HKUST PPOL Newsletter Fall 2023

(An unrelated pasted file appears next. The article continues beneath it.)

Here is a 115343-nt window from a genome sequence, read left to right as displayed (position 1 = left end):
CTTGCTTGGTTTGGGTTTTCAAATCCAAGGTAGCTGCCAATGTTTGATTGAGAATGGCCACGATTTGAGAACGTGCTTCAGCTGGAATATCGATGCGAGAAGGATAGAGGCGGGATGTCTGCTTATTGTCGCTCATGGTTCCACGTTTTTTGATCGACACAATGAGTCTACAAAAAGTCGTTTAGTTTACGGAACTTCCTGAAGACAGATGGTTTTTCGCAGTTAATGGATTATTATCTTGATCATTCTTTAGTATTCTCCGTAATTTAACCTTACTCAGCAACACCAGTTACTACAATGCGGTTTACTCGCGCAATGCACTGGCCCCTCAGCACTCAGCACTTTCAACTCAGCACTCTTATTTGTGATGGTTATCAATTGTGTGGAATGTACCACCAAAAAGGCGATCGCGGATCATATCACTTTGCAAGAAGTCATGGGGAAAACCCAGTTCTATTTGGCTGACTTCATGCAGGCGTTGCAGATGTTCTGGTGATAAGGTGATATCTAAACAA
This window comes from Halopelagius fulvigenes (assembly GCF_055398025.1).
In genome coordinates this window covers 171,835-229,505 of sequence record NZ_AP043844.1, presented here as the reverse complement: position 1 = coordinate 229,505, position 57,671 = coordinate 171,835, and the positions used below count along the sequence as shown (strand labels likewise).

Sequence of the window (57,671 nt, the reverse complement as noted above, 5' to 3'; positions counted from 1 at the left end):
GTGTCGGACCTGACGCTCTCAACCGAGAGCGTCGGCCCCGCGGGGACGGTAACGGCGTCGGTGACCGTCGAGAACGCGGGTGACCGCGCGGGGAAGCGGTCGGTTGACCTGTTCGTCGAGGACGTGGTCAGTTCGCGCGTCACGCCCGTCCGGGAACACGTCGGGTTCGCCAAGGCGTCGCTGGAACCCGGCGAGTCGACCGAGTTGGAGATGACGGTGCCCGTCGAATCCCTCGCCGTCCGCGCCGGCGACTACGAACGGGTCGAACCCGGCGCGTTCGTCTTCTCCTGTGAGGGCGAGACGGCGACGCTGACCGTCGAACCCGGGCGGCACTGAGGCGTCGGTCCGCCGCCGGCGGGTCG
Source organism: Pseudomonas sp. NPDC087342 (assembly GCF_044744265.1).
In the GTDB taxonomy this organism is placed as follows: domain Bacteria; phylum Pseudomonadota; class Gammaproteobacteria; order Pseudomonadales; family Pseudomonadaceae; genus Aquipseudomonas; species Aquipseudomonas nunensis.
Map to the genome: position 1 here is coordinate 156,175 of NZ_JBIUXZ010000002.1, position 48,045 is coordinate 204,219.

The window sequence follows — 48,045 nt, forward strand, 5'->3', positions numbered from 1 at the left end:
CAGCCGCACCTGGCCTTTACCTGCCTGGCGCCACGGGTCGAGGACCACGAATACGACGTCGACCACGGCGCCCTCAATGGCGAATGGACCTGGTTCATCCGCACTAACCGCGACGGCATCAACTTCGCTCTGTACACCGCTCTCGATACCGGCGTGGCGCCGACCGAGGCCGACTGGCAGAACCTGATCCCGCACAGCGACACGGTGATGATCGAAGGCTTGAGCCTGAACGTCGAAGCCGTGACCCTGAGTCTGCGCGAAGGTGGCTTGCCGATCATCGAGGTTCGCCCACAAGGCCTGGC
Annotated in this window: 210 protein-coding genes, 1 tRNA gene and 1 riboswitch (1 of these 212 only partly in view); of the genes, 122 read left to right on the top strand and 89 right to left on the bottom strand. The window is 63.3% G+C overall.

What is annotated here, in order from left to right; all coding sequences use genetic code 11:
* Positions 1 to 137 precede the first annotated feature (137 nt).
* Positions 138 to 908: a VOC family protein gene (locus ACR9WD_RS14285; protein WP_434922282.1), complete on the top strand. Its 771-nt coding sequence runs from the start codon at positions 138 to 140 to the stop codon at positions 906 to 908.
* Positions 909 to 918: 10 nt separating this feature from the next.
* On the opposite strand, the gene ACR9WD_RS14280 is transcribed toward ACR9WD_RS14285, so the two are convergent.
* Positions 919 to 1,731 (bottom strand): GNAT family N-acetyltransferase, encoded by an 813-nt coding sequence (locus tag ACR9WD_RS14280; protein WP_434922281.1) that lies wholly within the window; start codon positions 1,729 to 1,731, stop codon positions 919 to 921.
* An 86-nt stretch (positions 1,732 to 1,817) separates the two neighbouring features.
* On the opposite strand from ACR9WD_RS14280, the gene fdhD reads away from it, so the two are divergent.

21 On July 20th of this summer, the movie “Oppenheimer” was released in cinemas worldwide. Directed by Christopher Nolan, this film narrates the life and achievements of J. Robert Oppenheimer, the father of the atomic bomb, and it reminds the audience that humanity still lives with the aftermath of his creation: the promises of lowcarbon nuclear energy to mitigate global warming and the threat of total annihilation from a nuclear war. These formidable issues can only be addressed with approaches that combine bold policy ideas supported by strong technological insights. With its unique geographical position and relevance as a global center for ideas, Hong Kong and HKUST can be at the forefront of discussions on how humanity will deal with the legacy of the atom. Many people in Hong Kong might wonder what makes nuclear science and policy relevant in this city. The connection becomes clearer when one remembers that ¼ of the electricity consumed in Hong Kong comes from a nuclear reactor located on the mainland. Besides, with pressing objectives to decarbonize its electricity sector, Hong Kong is considering increasing the share of imported Hong Kong at the Frontstage of the Atomic Age nuclear electricity to more than 50%, making Hong Kong one of the most nuclear-dependent cities in the world. A look at the locations of nuclear power plants in the region also shows that Hong Kong and the Greater Bay Area are surrounded by nuclear power plants, making the megalopolis all the more vulnerable to a nuclear accident. Finally, China is on course to become the world leader in nuclear technology, a shift that will bring fundamental changes to the nuclear industry and its practices worldwide. Whether it is to better prepare for a nuclear future domestically or to understand the changes to come for the global nuclear sector under Chinese leadership, Hong Kong and HKUST have a unique role to play in participating in the peaceful use of nuclear energy. As the movie “Oppenheimer” shows, nuclear technology confronts us with existential threats. The Doomsday clock indicates how close humanity is to a nuclear apocalypse, is now set 90 seconds to midnight, the closest it has ever been to the fatal hour. Most concerning for experts is the rising confrontation between China and the U.S. and the nuclear arms race they have engaged in. Many